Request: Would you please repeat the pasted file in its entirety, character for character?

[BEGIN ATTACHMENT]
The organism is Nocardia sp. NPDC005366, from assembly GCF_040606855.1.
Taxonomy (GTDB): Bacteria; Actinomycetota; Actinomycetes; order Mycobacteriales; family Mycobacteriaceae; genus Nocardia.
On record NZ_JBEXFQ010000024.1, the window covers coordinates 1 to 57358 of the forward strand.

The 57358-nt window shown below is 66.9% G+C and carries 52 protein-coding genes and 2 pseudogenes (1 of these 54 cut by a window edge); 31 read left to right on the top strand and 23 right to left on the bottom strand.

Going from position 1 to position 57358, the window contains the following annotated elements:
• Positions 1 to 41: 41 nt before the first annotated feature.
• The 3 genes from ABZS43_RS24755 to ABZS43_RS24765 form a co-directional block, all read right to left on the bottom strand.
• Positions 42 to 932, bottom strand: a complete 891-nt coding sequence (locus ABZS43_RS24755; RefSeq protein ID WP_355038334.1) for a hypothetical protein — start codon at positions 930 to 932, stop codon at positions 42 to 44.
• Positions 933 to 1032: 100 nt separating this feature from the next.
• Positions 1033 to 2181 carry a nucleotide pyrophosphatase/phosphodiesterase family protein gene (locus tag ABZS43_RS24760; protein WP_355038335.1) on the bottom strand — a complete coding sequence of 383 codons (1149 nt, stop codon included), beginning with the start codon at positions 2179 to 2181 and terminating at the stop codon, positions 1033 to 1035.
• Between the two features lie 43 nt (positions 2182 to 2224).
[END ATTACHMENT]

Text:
The organism is Nocardia sp. NPDC005366, from assembly GCF_040606855.1.
Taxonomy (GTDB): Bacteria; Actinomycetota; Actinomycetes; order Mycobacteriales; family Mycobacteriaceae; genus Nocardia.
On record NZ_JBEXFQ010000024.1, the window covers coordinates 1 to 57358 of the forward strand.

The 57358-nt window shown below is 66.9% G+C and carries 52 protein-coding genes and 2 pseudogenes (1 of these 54 cut by a window edge); 31 read left to right on the top strand and 23 right to left on the bottom strand.

Going from position 1 to position 57358, the window contains the following annotated elements:
• Positions 1 to 41: 41 nt before the first annotated feature.
• The 3 genes from ABZS43_RS24755 to ABZS43_RS24765 form a co-directional block, all read right to left on the bottom strand.
• Positions 42 to 932, bottom strand: a complete 891-nt coding sequence (locus ABZS43_RS24755; RefSeq protein ID WP_355038334.1) for a hypothetical protein — start codon at positions 930 to 932, stop codon at positions 42 to 44.
• Positions 933 to 1032: 100 nt separating this feature from the next.
• Positions 1033 to 2181 carry a nucleotide pyrophosphatase/phosphodiesterase family protein gene (locus tag ABZS43_RS24760; protein WP_355038335.1) on the bottom strand — a complete coding sequence of 383 codons (1149 nt, stop codon included), beginning with the start codon at positions 2179 to 2181 and terminating at the stop codon, positions 1033 to 1035.
• Between the two features lie 43 nt (positions 2182 to 2224).